From Publishers Weekly
In a gracefully written and compassionate account of his return to a dark page in this country's past, Boye, who is white, relates one of the most poignant, if largely forgotten, tragedies of Native American dispossession in the 19th century. In 1878, some 300 Northern Cheyenne Indians, under the leadership of Dull Knife and Little Wolf, fled starvation and disease on an Oklahoma reservation in an attempt to return to their Montana homeland. Pursued by soldiers in running battles for more than 1000 miles, the Indians split into two bands, terrorizing settlers along the way with retaliatory rape and murder. When Dull Knife's band was finally captured near the South Dakota border, he resolved to defy the army's order to return to Oklahoma. Knowing that they faced certain death, the Cheyenne escaped again late one winter night; in the brutal fight that ensued, nearly half the band, mostly women and children, perished. Because of their determination, the survivors of the second band eventually received a reservation of their own in Montana. Boye greatly enriches this story by describing his own hardships retracing the exodus through a starkly beautiful landscape, accompanied by descendants of the surviving Cheyenne. Never mawkish or patronizing, Boye recognizes early on that both journeys belong more to his companions than to himself. By reaching back and touching the suffering of their ancestors, they begin what Native Americans call "a healing," a reconciliation of the past with the present. Sam Spotted Elk Jr., who took the journey with Boye, aptly sums up the tribal spirit that transcends generations: "What we leave behind is what the children pick up from us and carry with them." (Aug.)
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From Kirkus Reviews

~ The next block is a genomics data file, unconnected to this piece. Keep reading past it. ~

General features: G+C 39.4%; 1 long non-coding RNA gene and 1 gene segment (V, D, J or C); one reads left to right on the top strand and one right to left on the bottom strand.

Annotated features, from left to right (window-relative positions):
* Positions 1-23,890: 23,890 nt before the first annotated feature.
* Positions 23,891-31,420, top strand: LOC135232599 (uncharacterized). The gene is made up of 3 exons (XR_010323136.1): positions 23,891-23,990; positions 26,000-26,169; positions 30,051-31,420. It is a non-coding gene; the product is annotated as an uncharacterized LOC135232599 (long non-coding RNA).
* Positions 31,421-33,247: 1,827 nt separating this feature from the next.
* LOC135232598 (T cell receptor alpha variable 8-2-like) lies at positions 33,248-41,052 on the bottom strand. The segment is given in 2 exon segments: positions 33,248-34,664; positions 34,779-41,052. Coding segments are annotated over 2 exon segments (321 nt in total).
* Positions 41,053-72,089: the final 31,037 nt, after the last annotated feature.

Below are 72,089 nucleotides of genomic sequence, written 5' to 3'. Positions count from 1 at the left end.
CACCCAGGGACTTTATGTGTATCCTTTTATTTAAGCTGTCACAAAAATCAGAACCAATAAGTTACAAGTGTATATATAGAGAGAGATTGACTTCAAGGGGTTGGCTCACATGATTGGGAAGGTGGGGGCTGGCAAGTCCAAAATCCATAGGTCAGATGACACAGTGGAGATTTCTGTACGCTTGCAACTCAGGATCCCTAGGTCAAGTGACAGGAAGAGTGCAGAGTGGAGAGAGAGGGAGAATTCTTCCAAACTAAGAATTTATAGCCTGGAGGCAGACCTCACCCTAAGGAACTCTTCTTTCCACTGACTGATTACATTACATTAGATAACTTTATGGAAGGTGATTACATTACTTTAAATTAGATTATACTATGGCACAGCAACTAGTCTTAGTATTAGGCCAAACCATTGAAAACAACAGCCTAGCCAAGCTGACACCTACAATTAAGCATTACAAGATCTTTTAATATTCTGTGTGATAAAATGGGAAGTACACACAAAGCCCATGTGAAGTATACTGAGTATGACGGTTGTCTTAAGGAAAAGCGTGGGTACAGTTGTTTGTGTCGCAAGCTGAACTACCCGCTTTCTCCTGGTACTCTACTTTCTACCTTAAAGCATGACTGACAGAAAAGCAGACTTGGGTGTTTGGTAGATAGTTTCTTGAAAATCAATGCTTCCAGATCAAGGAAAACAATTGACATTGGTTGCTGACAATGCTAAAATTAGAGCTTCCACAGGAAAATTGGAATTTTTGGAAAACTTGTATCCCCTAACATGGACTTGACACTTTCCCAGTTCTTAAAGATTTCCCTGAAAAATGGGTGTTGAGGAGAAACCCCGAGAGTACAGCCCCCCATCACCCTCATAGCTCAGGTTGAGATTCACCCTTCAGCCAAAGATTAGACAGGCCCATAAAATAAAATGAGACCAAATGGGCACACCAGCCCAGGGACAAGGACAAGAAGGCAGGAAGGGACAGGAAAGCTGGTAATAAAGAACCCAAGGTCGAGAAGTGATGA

A noteworthy mix of Native American history and memoir. In the aftermath of Little Big Horn, many Northern Cheyenne Indians were removed from Montana to Oklahoma, far from their ancestral territory. Beset by illness, famine, poverty, and corruption on the part of the government officials who oversaw their reservation, a band of 300 Cheyenne under Chief Dull Knife fled the reservation in 1878 and journeyed more than a thousand miles across the high plains to return to Montana; the federal government declared them to be renegades and sent thousands of soldiers to return them. In 1995 Boye, a professor of English at Lydon State College in Vermont, joined three of Dull Knifes descendants in a journey retracing the Cheyennes difficult road home. Boye is forthright about his reasons for undertaking the trip; when his brother remarks, Theres got to be an easier way to get a feel for history than walking a thousand miles, Boye admits, Even with the best of luck, I have less than half my life remaining, and I am dulled into believing that the safety of modern life will insulate me from the enormity of time. Boye and his Cheyenne friends are anything but insulated in their arduous trek; weather-beaten and exhausted, they nonetheless attract (mostly) friendly attention wherever they travel. Boye has a light, winning style, even when hes writing about matters of the utmost seriousness; he introduces and explains complex points of history and anthropology with admirable ease. His prose often attains moments of real beauty, too, as when he writes, All of us are haunted by ghosts, and to try and keep still the fear of their haunting is an endless task. Perhaps our lives are nothing more than a series of exorcisms, a series of delicate dances with the specters of the past. A true contribution to the literature of the Northern Cheyenne past. -- Copyright ©1999, Kirkus Associates, LP. All rights reserved.